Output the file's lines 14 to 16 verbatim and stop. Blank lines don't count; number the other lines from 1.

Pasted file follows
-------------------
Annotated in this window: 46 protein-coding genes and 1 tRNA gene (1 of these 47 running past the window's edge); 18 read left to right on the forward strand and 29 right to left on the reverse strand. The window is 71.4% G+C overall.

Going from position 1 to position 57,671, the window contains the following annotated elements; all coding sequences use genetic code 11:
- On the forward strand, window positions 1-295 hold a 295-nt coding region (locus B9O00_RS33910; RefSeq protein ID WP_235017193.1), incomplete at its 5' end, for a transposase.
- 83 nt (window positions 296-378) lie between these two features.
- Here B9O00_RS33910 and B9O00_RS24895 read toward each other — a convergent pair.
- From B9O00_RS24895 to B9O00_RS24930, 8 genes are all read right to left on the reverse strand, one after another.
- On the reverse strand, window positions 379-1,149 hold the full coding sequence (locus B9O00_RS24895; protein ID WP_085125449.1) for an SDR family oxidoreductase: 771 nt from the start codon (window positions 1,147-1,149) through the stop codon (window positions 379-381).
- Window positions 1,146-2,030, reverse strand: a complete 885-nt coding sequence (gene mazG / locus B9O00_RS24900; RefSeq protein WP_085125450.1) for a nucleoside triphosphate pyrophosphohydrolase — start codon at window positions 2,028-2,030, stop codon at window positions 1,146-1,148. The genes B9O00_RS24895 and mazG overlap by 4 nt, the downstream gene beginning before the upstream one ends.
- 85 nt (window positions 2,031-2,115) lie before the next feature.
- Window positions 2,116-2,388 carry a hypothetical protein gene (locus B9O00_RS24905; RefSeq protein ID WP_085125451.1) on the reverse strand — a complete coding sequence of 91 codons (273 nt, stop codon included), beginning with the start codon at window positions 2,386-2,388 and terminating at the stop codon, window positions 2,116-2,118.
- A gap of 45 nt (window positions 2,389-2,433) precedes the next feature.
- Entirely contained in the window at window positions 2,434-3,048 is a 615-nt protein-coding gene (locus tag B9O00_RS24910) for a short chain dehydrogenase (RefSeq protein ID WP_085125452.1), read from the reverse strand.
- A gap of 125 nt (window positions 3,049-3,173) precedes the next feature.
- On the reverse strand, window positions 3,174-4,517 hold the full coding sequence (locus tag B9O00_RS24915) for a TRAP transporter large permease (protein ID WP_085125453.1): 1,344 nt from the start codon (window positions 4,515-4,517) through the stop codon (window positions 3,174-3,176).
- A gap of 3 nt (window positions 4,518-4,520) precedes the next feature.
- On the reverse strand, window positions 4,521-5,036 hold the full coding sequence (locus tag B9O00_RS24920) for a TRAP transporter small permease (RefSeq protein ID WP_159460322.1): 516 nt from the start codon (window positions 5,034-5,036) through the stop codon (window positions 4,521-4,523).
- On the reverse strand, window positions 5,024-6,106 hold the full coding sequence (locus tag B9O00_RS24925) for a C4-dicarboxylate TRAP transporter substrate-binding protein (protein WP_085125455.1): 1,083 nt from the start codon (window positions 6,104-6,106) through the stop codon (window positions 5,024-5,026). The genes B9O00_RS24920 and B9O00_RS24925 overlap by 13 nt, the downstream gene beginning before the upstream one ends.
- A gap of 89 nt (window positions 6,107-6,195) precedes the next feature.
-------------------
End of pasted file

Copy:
- On the reverse strand, window positions 3,174-4,517 hold the full coding sequence (locus tag B9O00_RS24915) for a TRAP transporter large permease (protein ID WP_085125453.1): 1,344 nt from the start codon (window positions 4,515-4,517) through the stop codon (window positions 3,174-3,176).
- A gap of 3 nt (window positions 4,518-4,520) precedes the next feature.
- On the reverse strand, window positions 4,521-5,036 hold the full coding sequence (locus tag B9O00_RS24920) for a TRAP transporter small permease (RefSeq protein ID WP_159460322.1): 516 nt from the start codon (window positions 5,034-5,036) through the stop codon (window positions 4,521-4,523).